GUEST POST from Arlen Meyers, M.D.
What’s your definition of entrepreneurship? Here’s the conventional one.
Mine is that physician entrepreneurship is the physician pursuit of opportunity under volatile, uncertain ,complex and ambiguous (VUCA) conditions with the goal of creating user defined value through the deployment of innovation using a VAST business model.
The life science innovation roadmap is risky, expensive and time consuming. To be successful, bioentrepreneurs whether healthcare professionals, scientists, engineers, investors or service providers, need to work as a team with their organizations to overcome the multiple hurdles taking their ideas to the market and patients. The process is neither linear nor predictable and outcomes are never guaranteed. In addition, because of global macroeconomic conditions, investors are unwilling to gamble on unproven technologies in a more hostile regulatory and legal environment. Consequently, commercializing bioscience discoveries is becoming more and more difficult. However, innovators still thrive. Where are some of these exciting business opportunities for bioentrepreneurs?
An initial understanding of the changes happening in international systems is the first step in identifying potential market opportunities. Here are but a few:
- Major and continual healthcare policy reforms
- Migration away from fee for service payment
- Consumerization, commoditization, internationalization, customization and digitization of care.
- Changing from a sick care system to a preventive and wellness system
- Defined benefit to defined contribution health insurance coverage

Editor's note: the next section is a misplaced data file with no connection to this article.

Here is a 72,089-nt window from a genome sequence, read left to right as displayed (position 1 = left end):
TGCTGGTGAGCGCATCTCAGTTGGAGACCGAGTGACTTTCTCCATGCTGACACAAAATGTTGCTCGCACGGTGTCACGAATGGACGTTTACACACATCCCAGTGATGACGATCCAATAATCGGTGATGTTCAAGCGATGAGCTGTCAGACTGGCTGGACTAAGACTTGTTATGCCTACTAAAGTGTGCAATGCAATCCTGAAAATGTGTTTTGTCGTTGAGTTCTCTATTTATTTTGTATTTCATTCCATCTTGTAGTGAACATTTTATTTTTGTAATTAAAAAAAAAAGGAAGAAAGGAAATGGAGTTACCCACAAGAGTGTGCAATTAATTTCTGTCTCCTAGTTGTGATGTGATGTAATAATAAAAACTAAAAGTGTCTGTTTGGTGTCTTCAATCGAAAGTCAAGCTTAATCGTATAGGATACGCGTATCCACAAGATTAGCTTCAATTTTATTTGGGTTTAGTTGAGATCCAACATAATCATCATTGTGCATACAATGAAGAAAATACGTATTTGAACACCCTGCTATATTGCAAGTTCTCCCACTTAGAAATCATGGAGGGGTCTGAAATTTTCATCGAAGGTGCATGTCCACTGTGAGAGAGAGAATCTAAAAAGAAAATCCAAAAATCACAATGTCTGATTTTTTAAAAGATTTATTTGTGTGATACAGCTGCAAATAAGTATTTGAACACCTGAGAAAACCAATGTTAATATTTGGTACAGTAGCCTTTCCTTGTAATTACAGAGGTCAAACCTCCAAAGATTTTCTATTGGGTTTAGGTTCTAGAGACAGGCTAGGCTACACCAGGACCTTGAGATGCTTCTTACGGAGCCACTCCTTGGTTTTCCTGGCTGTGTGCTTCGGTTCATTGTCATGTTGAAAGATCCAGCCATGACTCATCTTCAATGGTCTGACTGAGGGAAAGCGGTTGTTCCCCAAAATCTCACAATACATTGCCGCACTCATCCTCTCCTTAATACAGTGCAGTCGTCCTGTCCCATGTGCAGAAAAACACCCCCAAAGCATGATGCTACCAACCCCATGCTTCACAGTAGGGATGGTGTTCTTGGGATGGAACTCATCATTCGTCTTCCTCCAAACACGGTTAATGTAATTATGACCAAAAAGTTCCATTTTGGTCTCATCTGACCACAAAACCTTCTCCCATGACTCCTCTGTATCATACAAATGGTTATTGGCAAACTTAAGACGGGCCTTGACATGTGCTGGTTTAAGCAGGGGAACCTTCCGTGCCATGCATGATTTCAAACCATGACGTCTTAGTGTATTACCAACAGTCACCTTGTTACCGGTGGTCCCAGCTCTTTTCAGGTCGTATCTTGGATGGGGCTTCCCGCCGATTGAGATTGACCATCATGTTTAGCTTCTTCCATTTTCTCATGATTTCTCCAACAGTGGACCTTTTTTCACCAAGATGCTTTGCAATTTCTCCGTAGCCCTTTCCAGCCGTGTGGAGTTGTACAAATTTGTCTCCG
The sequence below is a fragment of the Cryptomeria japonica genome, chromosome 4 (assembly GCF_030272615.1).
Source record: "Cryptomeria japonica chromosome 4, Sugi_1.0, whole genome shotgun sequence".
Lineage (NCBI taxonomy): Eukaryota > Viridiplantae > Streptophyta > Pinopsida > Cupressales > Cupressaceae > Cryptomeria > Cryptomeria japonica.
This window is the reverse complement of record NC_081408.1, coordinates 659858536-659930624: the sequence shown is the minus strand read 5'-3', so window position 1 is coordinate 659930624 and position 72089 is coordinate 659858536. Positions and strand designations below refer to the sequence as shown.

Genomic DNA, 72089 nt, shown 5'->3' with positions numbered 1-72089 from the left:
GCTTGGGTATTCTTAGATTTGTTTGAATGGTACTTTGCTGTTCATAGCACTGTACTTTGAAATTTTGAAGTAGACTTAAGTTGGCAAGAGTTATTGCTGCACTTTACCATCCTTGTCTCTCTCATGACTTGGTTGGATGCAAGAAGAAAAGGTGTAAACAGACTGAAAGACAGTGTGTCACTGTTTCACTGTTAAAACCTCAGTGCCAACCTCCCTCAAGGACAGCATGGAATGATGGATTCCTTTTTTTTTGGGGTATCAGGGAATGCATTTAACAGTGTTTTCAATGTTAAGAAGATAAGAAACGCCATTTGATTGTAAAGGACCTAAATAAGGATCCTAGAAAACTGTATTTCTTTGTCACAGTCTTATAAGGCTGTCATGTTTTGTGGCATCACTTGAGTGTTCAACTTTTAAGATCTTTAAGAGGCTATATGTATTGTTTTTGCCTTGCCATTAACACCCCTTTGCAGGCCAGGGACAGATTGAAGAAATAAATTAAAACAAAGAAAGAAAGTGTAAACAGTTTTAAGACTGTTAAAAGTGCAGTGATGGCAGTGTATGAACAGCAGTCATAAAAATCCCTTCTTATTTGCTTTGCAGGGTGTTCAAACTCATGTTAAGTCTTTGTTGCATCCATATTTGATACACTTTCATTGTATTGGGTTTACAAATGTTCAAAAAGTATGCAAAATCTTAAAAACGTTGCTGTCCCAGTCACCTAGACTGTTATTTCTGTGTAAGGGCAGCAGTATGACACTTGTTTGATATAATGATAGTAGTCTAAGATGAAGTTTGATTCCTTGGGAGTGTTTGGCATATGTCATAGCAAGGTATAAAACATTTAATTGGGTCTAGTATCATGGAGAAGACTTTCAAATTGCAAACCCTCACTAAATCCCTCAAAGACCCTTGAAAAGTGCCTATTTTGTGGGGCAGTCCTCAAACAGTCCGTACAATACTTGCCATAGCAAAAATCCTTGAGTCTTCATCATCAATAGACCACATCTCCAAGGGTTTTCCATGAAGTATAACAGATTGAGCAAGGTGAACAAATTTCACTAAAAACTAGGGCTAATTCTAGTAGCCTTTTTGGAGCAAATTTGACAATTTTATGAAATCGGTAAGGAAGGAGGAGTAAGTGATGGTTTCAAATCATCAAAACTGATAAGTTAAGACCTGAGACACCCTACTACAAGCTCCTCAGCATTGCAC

- Rightsizing the healthcare workforce
- Do it yourself medicine (DIY)
- Mobile and digical (physical and digital) care delivery models
- The growth of employed physicians
- Innovation management systems and increasing attention to health entrepreneurship.
- Increasing demand for high touch care
- Increasing discontinuity of cares changing quickly. All of these changes present biomedical and healthcare entrepreneurs opportunities to create new products, services, models and platforms. Patients are taking more control of funding and contributing to basic and clinical research using the internet and social media continues to play a bigger and bigger role in healthcare marketing and delivery.
- Demographic and economic changes and social mobility
- Closing the digital divide
- The impact of the 4th industrial revolution
The drivers of physician international entrepreneurship include:
- Fear: Doctors are afraid they will suffer the professional, personal and economic consequences if they don’t adapt to change
- Greed: Physician incomes are threatened by innovation and new business models
- Necessity: Most doctors in industrialized countries have a relatively high standard of living. They did not bother themselves with innovation or entrepreneurship because they didn’t have to.
- The innovation imperative: The pace of change has accelerated and markets and employers are demanding more with less
- Generational demands: Medical students and residents are questioning their career decisions and demanding that schools provide them with the innovation and entrepreneurship education and training knowledge, skills and attitudes they need to thrive after graduation and throughout their careers
- The shifting doctor-patient relationship: Technology and DIY medicine is disintermediating doctors and fundamentally altering the doctor-patient relationship